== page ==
I’m a British author of dark, paranormal romances. The first three books in my Blackthorn series were recently bought by London publisher, Bookouture. The first two are about vampires – the ‘romantic’ type, in an ever-so-slightly disturbing type of way. And I love my genre. Because of that, I can’t help but feel defensive when others say this vampire obsession is just a trend – that fans will eventually get bored. That this current epidemic will fade to nothing.
The evidence screams everything to the contrary.
Vampires are embedded in our society’s psyche. In fact, they’re embedded in the psyche of many societies outside our own. Nearly every country on our planet has its own version of the vampire myth. Even before Dracula was penned over a century ago, real tales of vampirism had been rife in Eastern Europe for decades. And when those stories (along with the Serbian term ‘Vampire’) infiltrated our society in the 1800’s, apparently any newspaper containing such tales sold by the bucket load. But why? Admit it or not, on some level we all have an instinct to be fascinated with the mysterious and the macabre. We’re all a little bit intrigued by the supernatural, not least our lack of ability to explain it.
So what is it about vampires in particular? What is it that has made them such an iconic romantic figure? Whether it’s the social fascination with bad boys or the psychoanalytic view that vampire fantasies are no more than subliminal repressed sexual fantasies, vampires have got an incessant appeal. But let’s be honest, our current vampiric heroes are a long way from archaic tales of hairless beasts with protruding ratty teeth and rank breath. So when did it change?
We have to start with the late 1800’s and Bram Stoker paving the way with his Gothic masterpiece, Dracula. This 400 year-old vampire went on to become the archetype of vampire characterisation for decades. The cloak, the smart evening dress and the Transylvannian accent are still implanted in people’s heads today. Dracula was sophisticated, a predator and a slave to his base urges for sex and blood. To the Victorians, he was horrifying; he represented everything they fought against. But he was still fascinating. And since its release over a century ago, Dracula has not been out of print. Not only did Bram Stoker start a billion-dollar industry, he created a vision of the vampire that was going to stay with us for decades.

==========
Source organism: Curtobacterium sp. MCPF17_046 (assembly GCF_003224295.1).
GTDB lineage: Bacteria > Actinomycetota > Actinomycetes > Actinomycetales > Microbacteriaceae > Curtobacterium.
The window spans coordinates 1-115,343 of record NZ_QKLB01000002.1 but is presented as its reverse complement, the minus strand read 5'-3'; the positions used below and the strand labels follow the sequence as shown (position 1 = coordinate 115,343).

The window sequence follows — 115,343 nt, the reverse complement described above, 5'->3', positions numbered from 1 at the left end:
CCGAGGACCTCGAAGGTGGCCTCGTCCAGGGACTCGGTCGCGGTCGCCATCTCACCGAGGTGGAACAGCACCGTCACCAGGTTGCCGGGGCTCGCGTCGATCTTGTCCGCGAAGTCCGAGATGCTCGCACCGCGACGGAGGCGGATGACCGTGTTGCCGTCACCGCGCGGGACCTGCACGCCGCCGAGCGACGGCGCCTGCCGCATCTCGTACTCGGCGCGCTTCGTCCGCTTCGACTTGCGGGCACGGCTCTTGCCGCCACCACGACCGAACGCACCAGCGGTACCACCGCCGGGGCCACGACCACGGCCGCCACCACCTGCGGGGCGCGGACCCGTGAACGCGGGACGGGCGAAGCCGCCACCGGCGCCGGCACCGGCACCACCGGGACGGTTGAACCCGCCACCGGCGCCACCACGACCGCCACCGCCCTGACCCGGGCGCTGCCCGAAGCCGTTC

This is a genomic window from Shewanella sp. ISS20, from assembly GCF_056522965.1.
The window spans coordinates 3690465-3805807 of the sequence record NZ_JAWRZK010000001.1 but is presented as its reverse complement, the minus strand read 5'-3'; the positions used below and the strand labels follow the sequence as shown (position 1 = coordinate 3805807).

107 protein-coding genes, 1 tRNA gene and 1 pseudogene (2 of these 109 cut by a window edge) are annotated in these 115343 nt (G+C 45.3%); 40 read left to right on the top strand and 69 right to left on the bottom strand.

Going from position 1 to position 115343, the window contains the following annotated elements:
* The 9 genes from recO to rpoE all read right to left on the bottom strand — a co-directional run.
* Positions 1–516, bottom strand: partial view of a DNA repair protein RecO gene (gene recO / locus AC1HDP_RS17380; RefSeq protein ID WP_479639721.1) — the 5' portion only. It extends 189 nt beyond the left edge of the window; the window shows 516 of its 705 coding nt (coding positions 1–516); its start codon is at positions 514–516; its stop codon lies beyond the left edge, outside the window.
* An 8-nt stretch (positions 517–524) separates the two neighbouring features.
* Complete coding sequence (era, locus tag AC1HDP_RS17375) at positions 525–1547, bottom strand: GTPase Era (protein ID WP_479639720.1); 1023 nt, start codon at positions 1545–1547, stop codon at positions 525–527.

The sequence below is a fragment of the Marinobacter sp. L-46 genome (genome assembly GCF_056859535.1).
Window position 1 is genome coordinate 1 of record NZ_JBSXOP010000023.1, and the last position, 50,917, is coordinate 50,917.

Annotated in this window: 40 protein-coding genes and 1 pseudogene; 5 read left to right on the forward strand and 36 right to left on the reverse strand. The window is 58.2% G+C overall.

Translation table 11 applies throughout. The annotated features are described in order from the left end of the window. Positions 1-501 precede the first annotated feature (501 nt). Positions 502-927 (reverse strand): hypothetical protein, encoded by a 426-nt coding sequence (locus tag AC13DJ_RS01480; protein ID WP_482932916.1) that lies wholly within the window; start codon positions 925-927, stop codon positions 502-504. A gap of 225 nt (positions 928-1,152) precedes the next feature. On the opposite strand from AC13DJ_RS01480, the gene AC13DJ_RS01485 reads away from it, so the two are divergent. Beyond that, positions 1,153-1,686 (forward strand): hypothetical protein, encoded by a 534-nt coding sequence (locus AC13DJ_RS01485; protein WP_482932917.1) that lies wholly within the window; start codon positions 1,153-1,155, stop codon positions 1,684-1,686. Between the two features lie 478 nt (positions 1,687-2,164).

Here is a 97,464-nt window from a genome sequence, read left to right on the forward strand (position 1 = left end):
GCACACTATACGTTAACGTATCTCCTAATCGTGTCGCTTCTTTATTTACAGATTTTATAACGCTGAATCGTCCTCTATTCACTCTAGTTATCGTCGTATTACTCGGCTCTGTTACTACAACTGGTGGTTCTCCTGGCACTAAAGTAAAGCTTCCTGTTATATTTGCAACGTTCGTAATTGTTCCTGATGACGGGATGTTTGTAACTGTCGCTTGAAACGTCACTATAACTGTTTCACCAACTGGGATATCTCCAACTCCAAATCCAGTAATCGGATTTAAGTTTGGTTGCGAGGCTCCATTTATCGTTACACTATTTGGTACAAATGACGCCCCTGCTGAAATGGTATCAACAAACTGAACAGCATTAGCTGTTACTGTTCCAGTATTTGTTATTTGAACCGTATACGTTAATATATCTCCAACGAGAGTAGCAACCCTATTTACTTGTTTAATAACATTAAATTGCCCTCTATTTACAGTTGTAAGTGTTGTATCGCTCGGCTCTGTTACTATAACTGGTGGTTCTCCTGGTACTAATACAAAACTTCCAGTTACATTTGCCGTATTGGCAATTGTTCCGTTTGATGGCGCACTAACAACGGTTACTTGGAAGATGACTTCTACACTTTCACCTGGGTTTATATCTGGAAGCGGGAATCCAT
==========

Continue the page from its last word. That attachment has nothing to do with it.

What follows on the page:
Then in the 1970’s, Anne Rice arrived with Interview With The Vampire. Her genius was a book written from the vampire’s perspective. For over fifty years we had not seen inside the vampire’s head. Finally we were getting to know them and, with it, understand them. We discovered vampires had human emotions and with it came a whole new appeal. Yes, Ms Rice’s vampires were still aristocratic and sophisticated, still predators, but they were also young, handsome and erotic. They interacted with other vampires and through this we saw the vampire as a tragic figure riddled with internal conflict. Their immortality came with a price. They felt loneliness. They felt despair. As a result, we empathised and even sympathised with those that preyed on us. Not only was there something very romantic about them and their plight, we were starting to relate to them.
Then came my era: the 1980’s – a decade that brought further evolution of the vampire legend of old. I was a teenager when I first saw The Lost Boys. No more aristocracy. No more corsets. No more finery. These vampires didn’t sweep around with airs and graces. They were still carefree and dangerous. They were still rebels. But these vampires were current. These vampires were more relatable to teenage youth than any others. They didn’t live in mansions or castles. They hung around fairgrounds and comic book stores. They were cool, they were contemporary, and they were dateable.
That concept developed in the 1990’s with the introduction of Buffy The Vampire Slayer. A slayer was no longer Van Helsing. Or male. The pretty little blonde was no longer a scream machine, but a feisty, smart and pro-active vamp killer. And along with Buffy came Angel, and a significant new relationship between vampire and slayer emerged. Suddenly there was a forbidden love between two beings whose basic instincts should make them want to kill each other.